Lebanese-Egyptian Entrepreneur Fadi Chehade to Lead Internet Expansion as New ICANN CEO

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It may come as no surprise to entrepreneurs in the Arab World that a successful Lebanese-Egyptian IT entrepreneur will now lead the complicated task of restructuring the internet.

This weekend, it was announced that Lebanese IT entrepreneur Fadi Chehade has been selected as the next CEO of ICANN, the Internet Corporation for Assigned Numbers and Names, to lead a major restructuring and expansion of the internet's address system. 

Chehade will replace Rod Beckstrom, who served as Director of the U.S. National Cyber Security Center and will step down as CEO on July 1st. COO Akram Atallah, who previously worked with Chehade, will take over as CEO in the interim, The Huffington Post reports

While Chehade isn't an insider at ICANN, his work developing a system called RosettaNet called for a diplomatic approach that will be needed with the next expansion of domain names on the internet. When building RosettaNet, Chehade was able to demonstrate to companies like Microsoft, Hewlett-Packard, Dell, and IBM, that allowing their machines to directly communicate and standardize certain protocols would enhance efficiency rather than compromise competition. 

"Fadi has an amazing track record of success and the obvious leadership qualities to help carry ICANN into the next stage of its evolution," said ICANN board chairman Stephen Crocker at a news conference in Prague, Naharnet reports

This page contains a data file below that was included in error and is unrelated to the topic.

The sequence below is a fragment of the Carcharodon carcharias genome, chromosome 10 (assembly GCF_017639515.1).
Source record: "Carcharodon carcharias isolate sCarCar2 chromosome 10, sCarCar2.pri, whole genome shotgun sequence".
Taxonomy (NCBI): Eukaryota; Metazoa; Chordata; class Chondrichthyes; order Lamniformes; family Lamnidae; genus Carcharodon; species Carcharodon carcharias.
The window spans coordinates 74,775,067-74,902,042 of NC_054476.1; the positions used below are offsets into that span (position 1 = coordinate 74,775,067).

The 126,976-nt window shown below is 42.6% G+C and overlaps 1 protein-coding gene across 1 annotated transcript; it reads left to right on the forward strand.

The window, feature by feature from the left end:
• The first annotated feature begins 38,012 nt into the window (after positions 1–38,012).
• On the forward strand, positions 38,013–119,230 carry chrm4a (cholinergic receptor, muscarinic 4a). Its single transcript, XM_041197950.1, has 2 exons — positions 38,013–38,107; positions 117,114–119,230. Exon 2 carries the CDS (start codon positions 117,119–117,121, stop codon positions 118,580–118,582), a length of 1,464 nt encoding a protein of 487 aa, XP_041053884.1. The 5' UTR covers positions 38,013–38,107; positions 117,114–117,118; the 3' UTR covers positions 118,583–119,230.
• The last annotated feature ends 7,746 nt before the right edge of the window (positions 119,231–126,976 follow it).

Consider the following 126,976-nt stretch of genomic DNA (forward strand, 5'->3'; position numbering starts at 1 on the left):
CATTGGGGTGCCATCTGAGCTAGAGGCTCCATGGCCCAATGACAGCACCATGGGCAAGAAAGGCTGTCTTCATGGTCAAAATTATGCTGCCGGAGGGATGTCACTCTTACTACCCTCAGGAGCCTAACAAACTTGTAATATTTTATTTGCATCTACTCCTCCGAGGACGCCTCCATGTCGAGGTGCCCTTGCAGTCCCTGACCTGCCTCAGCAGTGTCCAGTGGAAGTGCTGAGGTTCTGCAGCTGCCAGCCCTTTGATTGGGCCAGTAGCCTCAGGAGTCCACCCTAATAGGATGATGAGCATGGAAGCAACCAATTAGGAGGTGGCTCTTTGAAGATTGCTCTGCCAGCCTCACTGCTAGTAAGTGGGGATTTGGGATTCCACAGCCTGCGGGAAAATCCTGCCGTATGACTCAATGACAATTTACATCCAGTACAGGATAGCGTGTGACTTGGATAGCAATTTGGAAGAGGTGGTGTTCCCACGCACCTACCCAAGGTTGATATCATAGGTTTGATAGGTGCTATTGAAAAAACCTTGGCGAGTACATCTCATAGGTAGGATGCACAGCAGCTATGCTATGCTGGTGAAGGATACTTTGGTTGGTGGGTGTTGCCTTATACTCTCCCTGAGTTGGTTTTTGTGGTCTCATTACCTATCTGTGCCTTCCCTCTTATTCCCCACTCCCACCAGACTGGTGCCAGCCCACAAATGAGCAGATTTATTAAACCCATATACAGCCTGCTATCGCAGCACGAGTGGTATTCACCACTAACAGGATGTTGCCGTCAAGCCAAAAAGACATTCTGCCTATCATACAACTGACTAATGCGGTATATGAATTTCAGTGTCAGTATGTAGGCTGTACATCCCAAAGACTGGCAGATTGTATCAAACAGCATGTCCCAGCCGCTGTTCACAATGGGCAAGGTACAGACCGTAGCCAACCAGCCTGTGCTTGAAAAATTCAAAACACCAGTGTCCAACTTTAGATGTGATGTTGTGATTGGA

Expanding the number of available top level domain names on the internet will be a dicey job. Currently only country domain names (like .lb) as well as generic top level domains .com, .org, .net, .gov, .edu, and .mil are available for broad use, while a few other sponsored domain names are available for limited use and non-Latin character country codes (like .مصر ) are currently under testing. 

ICANN has received proposals for over 1,409 different domain names, including .love, .google, and .music. As .com addresses dry up, it could open up new opportunities for companies with similar names to retain a local brand. For instance, perhaps the Apple Records (now at applerecords.com) could take apple.music, leaving apple.com to the technology company. 

Yet it's a controversial move sure to create a headache for companies hoping to maintain brand and name consistency worldwide. "Anything new like this is going to create angst and controversy, and it's going to create opportunity," Chehade said.

Chehade's life story points to his perseverance, however. After being smuggled out of Beirut, he arrived in the U.S. in 1980 with $482 at the age of 18, completed a computer science degree on scholarship, then an MA in engineering management from Stanford, and went on to found several successful software companies and a supply-chain management service company. Now a U.S. citizen, he most recently served as the CEO of Vocado, the provider of online tools for administering educational institutions.

Not only did he work with Atallah at CoreObjects, they served as boy scouts together in Lebanon in their youth. "We were in the same boy scout group when we were teenagers. This is a friendship and relationship that will help me in performing my duties," Chehade said.

Their story of staying connected over the years through the internet demonstrates the power of staying in touch with entrepreneurs both locally and in the diaspora, as it can lead to powerful cooperations. 

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